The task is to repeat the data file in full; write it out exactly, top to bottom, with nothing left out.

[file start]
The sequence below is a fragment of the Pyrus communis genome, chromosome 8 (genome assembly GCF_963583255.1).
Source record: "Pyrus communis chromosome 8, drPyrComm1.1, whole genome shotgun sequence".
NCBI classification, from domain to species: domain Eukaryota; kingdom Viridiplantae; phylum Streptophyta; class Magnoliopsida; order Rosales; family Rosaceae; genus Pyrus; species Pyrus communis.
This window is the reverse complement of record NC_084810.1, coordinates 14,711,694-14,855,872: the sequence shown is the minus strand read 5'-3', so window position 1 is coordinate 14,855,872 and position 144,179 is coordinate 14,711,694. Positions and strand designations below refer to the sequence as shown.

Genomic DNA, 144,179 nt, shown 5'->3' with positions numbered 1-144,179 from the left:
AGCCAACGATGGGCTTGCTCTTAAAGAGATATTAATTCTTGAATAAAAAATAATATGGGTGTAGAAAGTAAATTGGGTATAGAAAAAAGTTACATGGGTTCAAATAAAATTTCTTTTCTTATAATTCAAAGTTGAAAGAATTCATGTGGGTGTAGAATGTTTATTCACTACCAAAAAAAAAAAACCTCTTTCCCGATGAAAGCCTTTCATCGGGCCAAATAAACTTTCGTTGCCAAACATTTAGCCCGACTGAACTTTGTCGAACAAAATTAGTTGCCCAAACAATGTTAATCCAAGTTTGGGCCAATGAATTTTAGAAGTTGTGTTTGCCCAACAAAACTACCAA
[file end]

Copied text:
The sequence below is a fragment of the Pyrus communis genome, chromosome 8 (genome assembly GCF_963583255.1).
Source record: "Pyrus communis chromosome 8, drPyrComm1.1, whole genome shotgun sequence".
NCBI classification, from domain to species: domain Eukaryota; kingdom Viridiplantae; phylum Streptophyta; class Magnoliopsida; order Rosales; family Rosaceae; genus Pyrus; species Pyrus communis.
This window is the reverse complement of record NC_084810.1, coordinates 14,711,694-14,855,872: the sequence shown is the minus strand read 5'-3', so window position 1 is coordinate 14,855,872 and position 144,179 is coordinate 14,711,694. Positions and strand designations below refer to the sequence as shown.

Genomic DNA, 144,179 nt, shown 5'->3' with positions numbered 1-144,179 from the left:
AGCCAACGATGGGCTTGCTCTTAAAGAGATATTAATTCTTGAATAAAAAATAATATGGGTGTAGAAAGTAAATTGGGTATAGAAAAAAGTTACATGGGTTCAAATAAAATTTCTTTTCTTATAATTCAAAGTTGAAAGAATTCATGTGGGTGTAGAATGTTTATTCACTACCAAAAAAAAAAAACCTCTTTCCCGATGAAAGCCTTTCATCGGGCCAAATAAACTTTCGTTGCCAAACATTTAGCCCGACTGAACTTTGTCGAACAAAATTAGTTGCCCAAACAATGTTAATCCAAGTTTGGGCCAATGAATTTTAGAAGTTGTGTTTGCCCAACAAAACTACCAA